Who else feels like this year has gone by so quickly? Each week ahead article, I have been talking about how the election is coming and how volatile times are coming ahead. Now we are neck-deep into election season, with the first one in New Zealand granting Jacinda Ardern and her party a landslide victory, enabling them to govern themselves. All eyes now are on the Presidential Election in the United States and the Brexit outcome between the UK and the EU. Here is your week ahead.
Note that Jerome Powell is set to speak on Monday – however, this is regarding digital currencies that may provide good information on his stance on digital currencies, but is unlikely to move the market much unless he provides other viewpoints on the future of the economy.
Everyone likes to talk about how well New Zealand handled the Coronavirus, with the nation opting for an elimination strategy rather than a suppression strategy. However, not many talks about China's statistics. They, too, went with an elimination strategy rather than a suppression strategy and have achieved results similar to that of New Zealand.
Coronavirus is all but a memory in Mainland China, especially in Wuhan, where the virus originated. A Bloomberg Poll of economists expects China to a third-quarter economic growth rate of 5.5%, which is near pre-Coronavirus levels. Morgan Stanley believes this is due to "very strong exports and the gradual improvement in domestic consumption," citing higher exports in the previous month.
Furthermore, China's central bank is set to release its decision on interest rates later this week. Unlike the rest of the world, which cut rates at the start of the Coronavirus pandemic, China opted to restrain in cutting rates in favor of the fiscal policy. Ma Jun, a PBoC adviser, stated earlier this year that "the PBOC doesn't use its bullets all at once. China has plenty of room in monetary policy". And it seems like analysts predict to keep it that way, with the consensus being that the PBOC will keep rates unchanged at 3.85% this week ahead.
With a second wave of the Coronavirus hitting Europe as they enter into their winter seasons, Christine Lagarde is expected to reiterate further support for the economy and the central bank's relatively bearish stance. With lax lockdown measures in the UK and Spain, alongside many partial reopening's around the nations in Europe, has wreaked havoc as the second wave in many countries nearly doubles or even triples the new daily cases seeing the first wave.
Furthermore, PMI's are set to come out for both the EU as a whole and Germany. Analysts predict EU PMI's to drop below 50, to 49.5, showing a consensus of contraction in manufacturing in October.
Australia has tamed its second outbreak of the Coronavirus, providing the opportunity for a quasi "trans-tasman" bubble that has been talked about between them and New Zealand. As things return to relative normality in Australia, many cities in Melbourne, Victoria, continue to be in a state of lockdown, which may weigh on the Retail Sales figure, which is predicted to drop by 4% this month.
The mismanagement of the Coronavirus by Prime Minister Boris Johnson has put the UK in a terrible position. Even with a second lockdown, the Coronavirus continues to post double-digit new cases each day, way more than the first wave. With Boris keen to get business back on track, his focus became on ensuring economic downfall was minimized as much as possible. However, as shown by countries that opted for a full elimination strategy rather than a suppression strategy, the first step in an economic recovery is eliminating the virus.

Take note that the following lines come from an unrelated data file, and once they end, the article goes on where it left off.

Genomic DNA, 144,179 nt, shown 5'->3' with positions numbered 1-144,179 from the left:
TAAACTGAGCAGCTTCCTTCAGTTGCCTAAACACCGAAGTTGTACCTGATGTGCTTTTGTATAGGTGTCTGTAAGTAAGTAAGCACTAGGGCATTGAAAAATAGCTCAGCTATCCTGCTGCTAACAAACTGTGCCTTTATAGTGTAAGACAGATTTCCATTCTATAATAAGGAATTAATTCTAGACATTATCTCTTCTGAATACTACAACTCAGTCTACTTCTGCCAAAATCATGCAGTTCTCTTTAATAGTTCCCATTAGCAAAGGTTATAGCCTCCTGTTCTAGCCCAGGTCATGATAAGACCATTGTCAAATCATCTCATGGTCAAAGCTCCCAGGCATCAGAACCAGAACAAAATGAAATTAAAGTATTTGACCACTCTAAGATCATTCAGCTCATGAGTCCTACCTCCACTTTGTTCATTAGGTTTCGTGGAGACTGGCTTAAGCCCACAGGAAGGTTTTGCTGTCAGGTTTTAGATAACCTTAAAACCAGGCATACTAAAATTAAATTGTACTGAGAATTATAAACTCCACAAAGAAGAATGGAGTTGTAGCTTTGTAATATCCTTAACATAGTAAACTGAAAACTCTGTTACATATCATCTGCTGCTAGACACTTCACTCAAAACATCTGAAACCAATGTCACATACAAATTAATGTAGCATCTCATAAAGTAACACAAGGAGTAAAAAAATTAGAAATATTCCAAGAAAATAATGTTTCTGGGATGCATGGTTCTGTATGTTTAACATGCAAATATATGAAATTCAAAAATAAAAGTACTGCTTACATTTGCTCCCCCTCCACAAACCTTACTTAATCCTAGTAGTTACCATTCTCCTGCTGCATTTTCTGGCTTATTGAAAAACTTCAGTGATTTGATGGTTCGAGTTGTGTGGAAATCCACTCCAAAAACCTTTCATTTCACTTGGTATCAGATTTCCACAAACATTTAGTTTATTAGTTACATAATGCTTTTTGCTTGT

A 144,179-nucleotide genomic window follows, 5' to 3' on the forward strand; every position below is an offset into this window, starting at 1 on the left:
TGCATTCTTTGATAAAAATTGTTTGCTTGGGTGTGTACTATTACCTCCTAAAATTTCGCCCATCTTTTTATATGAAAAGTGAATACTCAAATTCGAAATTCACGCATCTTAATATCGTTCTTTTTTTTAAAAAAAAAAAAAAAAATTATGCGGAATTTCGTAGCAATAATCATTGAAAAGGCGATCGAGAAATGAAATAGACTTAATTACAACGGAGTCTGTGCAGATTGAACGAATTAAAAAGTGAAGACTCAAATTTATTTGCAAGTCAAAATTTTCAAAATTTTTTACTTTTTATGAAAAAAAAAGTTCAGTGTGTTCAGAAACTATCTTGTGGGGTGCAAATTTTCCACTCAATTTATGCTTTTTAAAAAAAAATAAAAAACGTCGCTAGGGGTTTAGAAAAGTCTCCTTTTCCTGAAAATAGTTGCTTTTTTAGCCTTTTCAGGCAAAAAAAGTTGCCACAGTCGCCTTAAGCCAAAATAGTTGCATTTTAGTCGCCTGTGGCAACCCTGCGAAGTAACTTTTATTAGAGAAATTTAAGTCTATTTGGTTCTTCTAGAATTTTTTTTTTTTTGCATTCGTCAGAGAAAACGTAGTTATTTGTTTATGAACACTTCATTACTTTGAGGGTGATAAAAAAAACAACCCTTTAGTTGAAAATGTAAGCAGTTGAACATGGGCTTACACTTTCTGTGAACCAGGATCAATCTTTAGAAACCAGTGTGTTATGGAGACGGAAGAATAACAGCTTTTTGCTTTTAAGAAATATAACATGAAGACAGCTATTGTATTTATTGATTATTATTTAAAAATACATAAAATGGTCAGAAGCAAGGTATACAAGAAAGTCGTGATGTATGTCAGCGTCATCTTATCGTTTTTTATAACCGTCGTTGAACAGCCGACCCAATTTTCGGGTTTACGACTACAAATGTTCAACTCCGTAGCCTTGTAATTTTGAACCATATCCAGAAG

The UK seems to have skipped that bit and opted to recover without fully squashing the virus. This has lead to disastrous consequences, with England's deputy chief medical officer Professor Jonathan Van-Tam resorting to hopes that the UK can roll out a Coronavirus vaccine "soon after Christmas" A restriction in demand in the UK alongside many subsidies has forced business in the UK to raise their prices – therefore, analysts predict an increase in the CPI this month by 0.5%.
Another country that opted for a relatively loose lockdown – who encouraged, but did not enforce, citizens to stay at home is facing the consequences. A second wave has hit many Canada regions, with 80% of the cases having stemmed from Ontario and Quebec, its two most populated provinces. However, the government still has not ordered a complete lockdown, with Ontario closing certain establishes like gyms, movie theatres, casinos, and restaurants. Analysts predict the rate of CPI increase to drop slightly by 0.7%.
New Zealand has been the poster child for how the world wishes they initially handled the Coronavirus. As I stated many times already, New Zealand opted for an elimination strategy, and has seemed to work. "Hard and Fast," the Motto Prime Minister Jacinda Ardern went by, seemed to work, with New Zealand back to a relatively normal. The Coronavirus success has also won many voters' hearts this weekend, with elections giving her and the party a second term with a landslide victory. They retained 49% of the votes, enabling them to govern alone. With that said, there are mixed thoughts regarding CPI figures this week ahead, with last month's print showing a 1.5% increase.
A lot has happened since the last Presidential Debate. President Donald Trump contracted Coronavirus, a new stimulus bill has been proposed, and Biden's son Hunter Biden has been in the news for leaked emails. Personally, I do not think the debate will provide much insight into future policies. It will be more comedic than anything. If anything, I believe this is a period where traders and investors should keep trading at a low, as both candidates' comments may whipsaw the market – as shown by the previous debate.
Stay safe, Trade safe.